The 2015 Open Doors Report on International Educational Exchange released on Monday shows a total of 1,596 U.S. students came to Hong Kong to study in 2013/14, a 13.9 percent increase from the previous year.
“I am thrilled to learn there are more U.S. students choosing to study abroad in Hong Kong and benefit from the many academic opportunities here,” said Clifford A. Hart, Jr., U.S. Consul General of Hong Kong and Macau. “Educational exchanges like these are vital to increasing academic and professional ties between our two economies, and the United States is happy to host the nearly 9,000 students from Hong Kong and Macau who decide to pursue studies at U.S. universities.”
Asia continues to be an increasingly popular study abroad destination for U.S. students studying for academic credit at their home university in the United States. While ten years ago only 6.9 percent of all U.S. students studying abroad studied in Asia, in the 2013/14 academic year, Asia was the destination of 11.9 percent of all U.S. students studying abroad. While study abroad by American students has more than tripled in the last two decades, reaching a new high of 304,467, still only about 10 percent of U.S. students study abroad before graduating from college.
According to the report, the number of U.S. students studying abroad increased by five percent in 2013/14, the highest rate of growth since before the 2008 economic downturn. On the other hand, the number of international students at U.S. colleges and universities had the highest rate of growth in 35 years, increasing by ten percent to a record high of 974,926 students in the 2014/15 academic year. This strong growth confirms that the United States remains the destination of choice in higher education.
Hong Kong is the 20th overall place of origin among all international students in the United States, with 8,012 students from Hong Kong studying at U.S. institutes of higher education in 2014/15. This is largely flat compared to the 2013/14 academic year, with a slight decrease of 1.1 percent compared to the 8,104 Hong Kong students studying in the United States last year. For place of origin among all undergraduate students studying in the United States, Hong Kong ranked 12th overall, just ahead of Indonesia, with 5,659 students.
Most students studying in the United States from Hong Kong are choosing to study at the undergraduate level, with 5,869 students – or 72.8 percent of all Hong Kong students in the United States – enrolled in undergrad programs. However, the number of Hong Kong graduate students also grew by 3 percent this year, to a total of 1,028 students in 2014/15. The number of Hong Kong students pursuing non-degree programs and optional practical training (OPT) also grew by 4.1 percent and 3.7 percent, respectively, with 510 students enrolled in short-term or English language programs, and 815 Hong Kong students in OPT.
The United States hosts more of the world’s 4.5 million globally mobile college and university students than any other country in the world, almost double the number hosted by the United Kingdom, the second leading host country. In 2014/15, there were 88,874 more international students enrolled in U.S. higher education compared to the previous year.
While Mainland China remains by far the top country of origin of international students in the U.S., increasing by 11 percent to 304,040, India’s growth outpaced China’s this year, with students from India increasing by 29.4 percent to a record high of 132,888. In 2014/15, China and India together accounted for 67 percent of the total increase in international students, and they now constitute nearly 45 percent of the total number of international students in U.S. higher education.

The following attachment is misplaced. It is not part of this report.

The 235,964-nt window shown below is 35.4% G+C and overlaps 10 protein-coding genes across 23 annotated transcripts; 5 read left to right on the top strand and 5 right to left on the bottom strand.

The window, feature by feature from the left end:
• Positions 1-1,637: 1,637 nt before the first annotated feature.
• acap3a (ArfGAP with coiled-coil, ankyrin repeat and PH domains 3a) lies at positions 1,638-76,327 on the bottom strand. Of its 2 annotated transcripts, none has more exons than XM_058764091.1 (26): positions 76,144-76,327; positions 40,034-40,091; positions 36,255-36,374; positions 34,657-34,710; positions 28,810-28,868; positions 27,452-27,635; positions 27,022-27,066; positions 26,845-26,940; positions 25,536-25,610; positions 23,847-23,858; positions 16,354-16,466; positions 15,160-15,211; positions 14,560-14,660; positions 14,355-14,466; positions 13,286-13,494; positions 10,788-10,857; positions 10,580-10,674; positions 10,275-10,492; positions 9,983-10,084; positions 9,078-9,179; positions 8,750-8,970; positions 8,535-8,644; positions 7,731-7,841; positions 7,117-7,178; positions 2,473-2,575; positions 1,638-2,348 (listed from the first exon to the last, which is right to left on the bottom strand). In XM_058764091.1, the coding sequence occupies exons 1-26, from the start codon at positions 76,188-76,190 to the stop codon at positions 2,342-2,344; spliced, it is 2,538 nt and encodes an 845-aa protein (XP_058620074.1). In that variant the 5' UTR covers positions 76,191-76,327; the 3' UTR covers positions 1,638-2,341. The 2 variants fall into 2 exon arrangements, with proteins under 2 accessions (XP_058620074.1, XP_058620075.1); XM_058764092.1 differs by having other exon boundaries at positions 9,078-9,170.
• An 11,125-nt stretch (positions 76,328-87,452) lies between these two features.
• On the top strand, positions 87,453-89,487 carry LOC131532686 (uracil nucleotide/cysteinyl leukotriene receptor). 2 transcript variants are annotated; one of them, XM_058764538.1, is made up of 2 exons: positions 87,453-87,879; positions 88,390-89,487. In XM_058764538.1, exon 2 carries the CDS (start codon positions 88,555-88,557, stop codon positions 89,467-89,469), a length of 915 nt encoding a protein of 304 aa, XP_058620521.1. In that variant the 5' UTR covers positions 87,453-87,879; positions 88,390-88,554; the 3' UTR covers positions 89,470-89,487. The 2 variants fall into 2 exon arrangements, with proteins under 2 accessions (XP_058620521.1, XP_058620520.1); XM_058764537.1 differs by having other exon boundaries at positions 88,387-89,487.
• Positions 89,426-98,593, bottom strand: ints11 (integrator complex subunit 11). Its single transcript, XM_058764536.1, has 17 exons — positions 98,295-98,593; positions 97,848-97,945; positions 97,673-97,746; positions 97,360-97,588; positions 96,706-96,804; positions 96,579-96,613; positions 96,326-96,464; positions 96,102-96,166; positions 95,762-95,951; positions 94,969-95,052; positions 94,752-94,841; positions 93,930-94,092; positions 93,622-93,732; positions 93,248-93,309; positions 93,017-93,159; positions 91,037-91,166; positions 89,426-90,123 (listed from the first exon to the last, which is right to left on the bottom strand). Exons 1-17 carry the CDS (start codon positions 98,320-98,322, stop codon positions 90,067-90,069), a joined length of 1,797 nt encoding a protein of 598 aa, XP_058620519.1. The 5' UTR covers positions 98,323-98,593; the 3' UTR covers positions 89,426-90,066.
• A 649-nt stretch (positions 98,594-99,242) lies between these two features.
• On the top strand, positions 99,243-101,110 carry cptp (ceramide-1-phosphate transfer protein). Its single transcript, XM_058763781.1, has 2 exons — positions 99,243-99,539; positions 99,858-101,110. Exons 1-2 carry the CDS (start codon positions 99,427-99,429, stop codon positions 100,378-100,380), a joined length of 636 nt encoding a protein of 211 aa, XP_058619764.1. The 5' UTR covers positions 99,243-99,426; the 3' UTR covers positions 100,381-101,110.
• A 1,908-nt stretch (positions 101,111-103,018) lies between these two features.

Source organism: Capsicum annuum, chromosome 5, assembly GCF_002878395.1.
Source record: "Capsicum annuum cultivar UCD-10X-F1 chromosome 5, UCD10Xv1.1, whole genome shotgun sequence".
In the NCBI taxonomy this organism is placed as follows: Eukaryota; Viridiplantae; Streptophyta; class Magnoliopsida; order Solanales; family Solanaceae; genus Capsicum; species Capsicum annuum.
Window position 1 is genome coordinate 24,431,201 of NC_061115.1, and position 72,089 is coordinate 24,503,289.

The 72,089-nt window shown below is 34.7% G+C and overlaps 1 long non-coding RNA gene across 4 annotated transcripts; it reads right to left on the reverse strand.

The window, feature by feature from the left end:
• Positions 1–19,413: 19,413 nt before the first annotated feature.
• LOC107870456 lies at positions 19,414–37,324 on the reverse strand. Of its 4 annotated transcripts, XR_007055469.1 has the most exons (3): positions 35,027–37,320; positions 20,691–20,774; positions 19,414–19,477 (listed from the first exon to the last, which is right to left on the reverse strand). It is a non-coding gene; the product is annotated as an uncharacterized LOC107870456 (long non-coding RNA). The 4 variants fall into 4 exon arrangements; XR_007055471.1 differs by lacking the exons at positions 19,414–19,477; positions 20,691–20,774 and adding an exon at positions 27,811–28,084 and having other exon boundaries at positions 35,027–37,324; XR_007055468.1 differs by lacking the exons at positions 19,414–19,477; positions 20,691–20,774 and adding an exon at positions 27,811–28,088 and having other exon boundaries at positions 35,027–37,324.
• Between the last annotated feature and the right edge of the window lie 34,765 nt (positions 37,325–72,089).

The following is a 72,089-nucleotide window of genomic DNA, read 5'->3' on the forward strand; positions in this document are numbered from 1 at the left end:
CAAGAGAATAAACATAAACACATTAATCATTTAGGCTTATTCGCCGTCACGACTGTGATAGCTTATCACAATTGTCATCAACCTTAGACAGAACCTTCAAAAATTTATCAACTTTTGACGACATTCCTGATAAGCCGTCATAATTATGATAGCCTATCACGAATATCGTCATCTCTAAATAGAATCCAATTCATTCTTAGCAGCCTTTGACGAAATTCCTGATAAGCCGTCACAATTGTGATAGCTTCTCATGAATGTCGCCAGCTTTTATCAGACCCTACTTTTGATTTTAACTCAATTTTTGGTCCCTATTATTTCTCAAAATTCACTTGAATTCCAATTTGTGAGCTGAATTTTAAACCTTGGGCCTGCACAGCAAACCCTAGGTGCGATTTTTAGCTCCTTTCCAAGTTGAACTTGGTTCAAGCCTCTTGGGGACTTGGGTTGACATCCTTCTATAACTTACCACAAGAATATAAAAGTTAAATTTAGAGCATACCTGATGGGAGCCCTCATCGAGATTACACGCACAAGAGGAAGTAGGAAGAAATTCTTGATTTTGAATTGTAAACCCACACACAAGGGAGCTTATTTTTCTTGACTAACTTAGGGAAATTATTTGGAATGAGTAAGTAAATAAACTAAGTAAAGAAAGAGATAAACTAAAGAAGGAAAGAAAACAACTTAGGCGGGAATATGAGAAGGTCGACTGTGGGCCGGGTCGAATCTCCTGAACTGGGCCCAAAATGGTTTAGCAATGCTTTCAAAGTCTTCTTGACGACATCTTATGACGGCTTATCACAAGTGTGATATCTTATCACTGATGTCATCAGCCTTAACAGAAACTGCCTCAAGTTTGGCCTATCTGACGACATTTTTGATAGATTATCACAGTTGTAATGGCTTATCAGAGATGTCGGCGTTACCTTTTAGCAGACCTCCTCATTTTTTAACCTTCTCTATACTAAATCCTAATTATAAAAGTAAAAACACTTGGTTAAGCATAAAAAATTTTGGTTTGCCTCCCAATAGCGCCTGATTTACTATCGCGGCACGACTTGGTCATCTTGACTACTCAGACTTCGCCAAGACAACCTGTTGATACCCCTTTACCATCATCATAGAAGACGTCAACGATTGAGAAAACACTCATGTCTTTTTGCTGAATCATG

The Open Doors® report is published annually by the Institute of International Education in partnership with the U.S. Department of State’s Bureau of Educational and Cultural Affairs. The release of the new Open Doors data marks the celebration of International Education Week, a joint initiative of the U.S. Department of State and the U.S. Department of Education to prepare Americans for a global environment and attract future leaders from abroad to study, learn, and exchange experiences in the United States.
“We are excited to see that record numbers of students are taking advantage of international education opportunities, and we applaud the efforts of U.S. higher education as we work together to increase the number of American students who study abroad,” said Evan Ryan, Assistant Secretary of State for Educational and Cultural Affairs at the U.S. Department of State. “It is critical that we continue to make study abroad more accessible. These exchanges strengthen ties between the United States and countries around the world. By increasing accessibility to study abroad, we are investing in our future and providing a forum to solve global challenges.”
“International experience is one of the most important components of a 21st century education,” said IIE’s President Dr. Allan E. Goodman. “Studying abroad is one of the best ways undergraduate and graduate students gain the international experience necessary to succeed in today’s global workforce. And studying in another country prepares students to be real contributors to working across borders to address key issues in the world we share.”
There are now 73 percent more international students studying at U.S. colleges and universities than were reported a decade ago and the rate of increase has risen steadily for the past five years. International students now constitute almost five percent of the more than 20 million students enrolled in U.S. higher education, up from around four percent in previous years.
For the full report, please click here: Open Doors
For further inquiry, please contact Katherine Harbin, Public Diplomacy Officer U.S. Consulate General in Hong Kong and Macau, at (852) 2841-2265 or email@example.com